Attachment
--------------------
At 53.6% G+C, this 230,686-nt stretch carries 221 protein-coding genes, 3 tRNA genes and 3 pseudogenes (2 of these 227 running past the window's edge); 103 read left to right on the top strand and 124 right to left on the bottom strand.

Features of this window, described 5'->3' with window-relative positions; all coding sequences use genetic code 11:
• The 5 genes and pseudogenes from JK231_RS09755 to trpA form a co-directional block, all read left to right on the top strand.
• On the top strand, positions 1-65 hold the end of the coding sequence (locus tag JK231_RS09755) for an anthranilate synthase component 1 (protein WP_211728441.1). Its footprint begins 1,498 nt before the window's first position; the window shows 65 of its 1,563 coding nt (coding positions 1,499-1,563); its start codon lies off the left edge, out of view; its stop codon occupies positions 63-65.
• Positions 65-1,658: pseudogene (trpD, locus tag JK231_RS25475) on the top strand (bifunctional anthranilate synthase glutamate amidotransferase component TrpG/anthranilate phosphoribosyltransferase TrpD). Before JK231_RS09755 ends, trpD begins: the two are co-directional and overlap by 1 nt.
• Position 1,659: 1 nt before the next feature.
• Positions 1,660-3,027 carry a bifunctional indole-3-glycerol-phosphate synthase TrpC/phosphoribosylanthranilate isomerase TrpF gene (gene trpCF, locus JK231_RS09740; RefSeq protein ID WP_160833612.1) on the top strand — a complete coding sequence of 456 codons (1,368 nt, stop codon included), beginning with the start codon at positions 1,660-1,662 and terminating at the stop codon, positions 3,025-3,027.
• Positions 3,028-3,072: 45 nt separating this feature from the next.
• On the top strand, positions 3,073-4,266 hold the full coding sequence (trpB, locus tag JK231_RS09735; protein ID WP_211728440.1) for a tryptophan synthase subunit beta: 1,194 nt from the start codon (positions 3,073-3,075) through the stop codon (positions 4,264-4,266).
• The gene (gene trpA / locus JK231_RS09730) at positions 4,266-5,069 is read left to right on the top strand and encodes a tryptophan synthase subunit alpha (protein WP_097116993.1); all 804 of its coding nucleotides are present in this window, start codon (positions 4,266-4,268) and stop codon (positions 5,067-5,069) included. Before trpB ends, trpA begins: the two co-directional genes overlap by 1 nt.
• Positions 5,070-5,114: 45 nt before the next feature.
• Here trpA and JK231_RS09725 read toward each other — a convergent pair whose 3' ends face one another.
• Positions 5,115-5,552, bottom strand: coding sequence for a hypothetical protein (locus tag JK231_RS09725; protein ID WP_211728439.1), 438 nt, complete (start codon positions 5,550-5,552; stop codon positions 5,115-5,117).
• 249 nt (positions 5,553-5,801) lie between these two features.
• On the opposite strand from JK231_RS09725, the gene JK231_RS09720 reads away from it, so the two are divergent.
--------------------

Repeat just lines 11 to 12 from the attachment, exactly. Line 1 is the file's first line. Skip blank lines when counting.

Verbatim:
• Positions 5,070-5,114: 45 nt before the next feature.
• Here trpA and JK231_RS09725 read toward each other — a convergent pair whose 3' ends face one another.